If I have to sleep, the number one priority is not to wake up the brain again. It loves thinking way too much. It’s not fucking healthy.
And if you’re now curious about what I could possibly read that is so interesting, here, have a list of books I read (or am still reading, because one book at a time is sooo preschool) so far this year for fun:
Ann Leckie – Ancillary Justice:
I’m about halfway through with this one. The story… well, if I told you this is about the mind of a 2000 year old space ship trapped in a human body trying to get revenge on the multi-bodied demigod emperor of the galaxy you’d think you know what it’s about, but you really, really wouldn’t. This one has world-building and flashbacks galore, but that also makes the main story move very slowly. I’m smack in the middle and the protagonist is still on the same planet. And also in the same house. 2000 year old ships are patient, I guess?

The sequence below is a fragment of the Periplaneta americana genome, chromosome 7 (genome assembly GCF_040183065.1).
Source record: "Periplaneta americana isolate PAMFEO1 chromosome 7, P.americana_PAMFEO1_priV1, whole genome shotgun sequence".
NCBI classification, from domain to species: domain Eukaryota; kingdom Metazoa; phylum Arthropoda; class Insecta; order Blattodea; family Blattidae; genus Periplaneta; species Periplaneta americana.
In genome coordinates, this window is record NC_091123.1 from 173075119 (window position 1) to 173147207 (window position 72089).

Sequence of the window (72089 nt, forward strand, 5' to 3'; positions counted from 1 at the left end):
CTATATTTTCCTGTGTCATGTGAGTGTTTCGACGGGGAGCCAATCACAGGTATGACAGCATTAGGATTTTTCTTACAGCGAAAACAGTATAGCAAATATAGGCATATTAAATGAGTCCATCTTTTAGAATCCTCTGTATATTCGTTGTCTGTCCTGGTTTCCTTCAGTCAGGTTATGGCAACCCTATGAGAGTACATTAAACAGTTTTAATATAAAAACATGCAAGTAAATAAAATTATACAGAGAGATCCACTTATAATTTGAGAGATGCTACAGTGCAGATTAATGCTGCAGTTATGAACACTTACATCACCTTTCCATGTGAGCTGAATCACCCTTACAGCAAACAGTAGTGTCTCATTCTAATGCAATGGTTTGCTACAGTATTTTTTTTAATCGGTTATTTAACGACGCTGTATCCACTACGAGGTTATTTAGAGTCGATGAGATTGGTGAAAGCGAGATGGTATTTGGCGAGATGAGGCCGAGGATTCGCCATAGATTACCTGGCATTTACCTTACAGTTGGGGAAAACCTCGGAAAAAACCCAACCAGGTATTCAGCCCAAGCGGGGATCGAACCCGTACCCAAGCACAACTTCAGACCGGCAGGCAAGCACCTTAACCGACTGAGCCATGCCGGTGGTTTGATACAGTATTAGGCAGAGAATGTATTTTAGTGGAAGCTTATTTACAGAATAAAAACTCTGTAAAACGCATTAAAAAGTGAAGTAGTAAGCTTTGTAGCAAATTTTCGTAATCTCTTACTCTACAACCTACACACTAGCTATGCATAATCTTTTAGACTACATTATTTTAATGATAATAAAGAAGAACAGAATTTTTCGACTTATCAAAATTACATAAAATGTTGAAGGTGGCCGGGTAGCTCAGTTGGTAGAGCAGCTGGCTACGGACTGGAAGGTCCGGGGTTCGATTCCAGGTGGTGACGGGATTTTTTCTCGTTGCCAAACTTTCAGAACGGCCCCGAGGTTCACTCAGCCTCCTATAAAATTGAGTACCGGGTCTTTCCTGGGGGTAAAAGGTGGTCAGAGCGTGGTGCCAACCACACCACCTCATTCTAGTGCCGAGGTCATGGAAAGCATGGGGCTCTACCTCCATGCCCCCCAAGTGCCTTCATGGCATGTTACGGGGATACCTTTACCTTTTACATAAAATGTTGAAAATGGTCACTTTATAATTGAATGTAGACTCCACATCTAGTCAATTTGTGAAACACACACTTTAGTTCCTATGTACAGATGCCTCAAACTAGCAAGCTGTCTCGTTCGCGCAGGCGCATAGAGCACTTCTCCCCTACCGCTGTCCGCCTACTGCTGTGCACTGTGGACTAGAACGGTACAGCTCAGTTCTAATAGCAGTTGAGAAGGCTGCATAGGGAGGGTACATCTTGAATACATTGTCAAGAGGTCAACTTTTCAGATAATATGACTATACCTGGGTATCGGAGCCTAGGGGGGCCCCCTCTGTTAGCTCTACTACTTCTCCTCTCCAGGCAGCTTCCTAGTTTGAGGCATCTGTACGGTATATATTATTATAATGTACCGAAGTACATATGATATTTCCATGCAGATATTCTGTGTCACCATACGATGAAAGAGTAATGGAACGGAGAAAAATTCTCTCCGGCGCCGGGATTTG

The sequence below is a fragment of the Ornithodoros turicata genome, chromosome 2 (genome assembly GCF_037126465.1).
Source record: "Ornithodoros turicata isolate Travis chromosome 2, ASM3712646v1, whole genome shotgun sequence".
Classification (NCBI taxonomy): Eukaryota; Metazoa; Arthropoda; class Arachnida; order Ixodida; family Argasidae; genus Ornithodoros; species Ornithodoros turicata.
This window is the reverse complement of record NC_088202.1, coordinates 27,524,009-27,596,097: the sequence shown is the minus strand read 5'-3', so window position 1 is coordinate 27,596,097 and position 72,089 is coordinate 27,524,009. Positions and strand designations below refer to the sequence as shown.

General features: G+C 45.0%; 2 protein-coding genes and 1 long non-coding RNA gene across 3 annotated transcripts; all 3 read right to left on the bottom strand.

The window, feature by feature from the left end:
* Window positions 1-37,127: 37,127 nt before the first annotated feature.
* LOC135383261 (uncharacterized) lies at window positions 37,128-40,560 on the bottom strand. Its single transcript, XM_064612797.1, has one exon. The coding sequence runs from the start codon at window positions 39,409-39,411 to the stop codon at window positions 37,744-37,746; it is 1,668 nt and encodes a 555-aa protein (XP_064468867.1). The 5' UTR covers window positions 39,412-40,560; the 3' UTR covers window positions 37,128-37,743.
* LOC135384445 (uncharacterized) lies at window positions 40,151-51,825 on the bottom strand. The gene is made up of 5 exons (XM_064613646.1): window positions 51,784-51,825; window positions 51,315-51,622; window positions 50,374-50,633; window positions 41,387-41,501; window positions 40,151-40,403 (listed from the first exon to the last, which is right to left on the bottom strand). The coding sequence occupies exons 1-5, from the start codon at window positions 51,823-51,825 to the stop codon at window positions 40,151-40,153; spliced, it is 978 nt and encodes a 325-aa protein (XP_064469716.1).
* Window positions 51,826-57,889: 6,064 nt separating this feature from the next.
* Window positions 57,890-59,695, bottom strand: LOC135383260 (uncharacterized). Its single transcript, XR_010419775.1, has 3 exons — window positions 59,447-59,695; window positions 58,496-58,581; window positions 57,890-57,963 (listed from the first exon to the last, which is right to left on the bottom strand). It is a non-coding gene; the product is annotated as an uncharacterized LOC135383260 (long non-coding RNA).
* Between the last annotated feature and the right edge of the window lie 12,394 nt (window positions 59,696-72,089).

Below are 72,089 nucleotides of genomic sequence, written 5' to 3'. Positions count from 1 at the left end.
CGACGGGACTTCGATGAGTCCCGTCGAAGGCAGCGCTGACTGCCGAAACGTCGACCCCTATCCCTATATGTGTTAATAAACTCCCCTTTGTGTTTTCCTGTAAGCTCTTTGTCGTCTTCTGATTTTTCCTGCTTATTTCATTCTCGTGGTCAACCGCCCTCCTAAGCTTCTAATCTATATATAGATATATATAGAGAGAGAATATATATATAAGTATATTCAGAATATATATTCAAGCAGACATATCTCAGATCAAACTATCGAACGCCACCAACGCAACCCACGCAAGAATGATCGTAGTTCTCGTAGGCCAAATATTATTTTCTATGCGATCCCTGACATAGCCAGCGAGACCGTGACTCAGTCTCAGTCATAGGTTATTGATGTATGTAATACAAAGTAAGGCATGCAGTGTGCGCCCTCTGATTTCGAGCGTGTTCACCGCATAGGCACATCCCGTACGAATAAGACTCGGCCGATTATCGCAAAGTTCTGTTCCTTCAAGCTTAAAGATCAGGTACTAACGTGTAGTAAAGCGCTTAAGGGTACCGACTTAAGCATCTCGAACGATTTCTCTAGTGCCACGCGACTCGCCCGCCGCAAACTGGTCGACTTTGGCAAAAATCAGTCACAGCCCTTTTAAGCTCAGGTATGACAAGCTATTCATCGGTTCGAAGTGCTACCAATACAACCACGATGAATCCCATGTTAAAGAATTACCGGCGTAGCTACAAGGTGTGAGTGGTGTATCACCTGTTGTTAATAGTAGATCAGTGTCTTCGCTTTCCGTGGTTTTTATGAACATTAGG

Naomi Alderman – The Power:
Funny tidbit about this book: Way back at uni I once wrote a short story with an almost identical premise, just a different ending. Feeling kinda stupid now that I never did anything with it after that, but at least this proves my hypothesis that people across continents can have the same idea at almost the same time without ever interacting. What’s it about? Well, three points: Women get power that makes them stronger, men get scared, paradigm shifts occur. Do youself a favour and read it. Like, right now. I liked it, overall. I had kinda wished for a different conclusion, but you can’t have everything. Most of the plot twists are kinda forseeable (it is a kind of dark comedy satire that way), but there was one that hit me out of nowhere, so good job, Naomi. The narrative is told through the lens of multiple characters, the plot is interspersed with drawings of archeological finds that already hint at where the story is going. It was something different, which I liked a lot.
Ann Aguirre – Grimspace: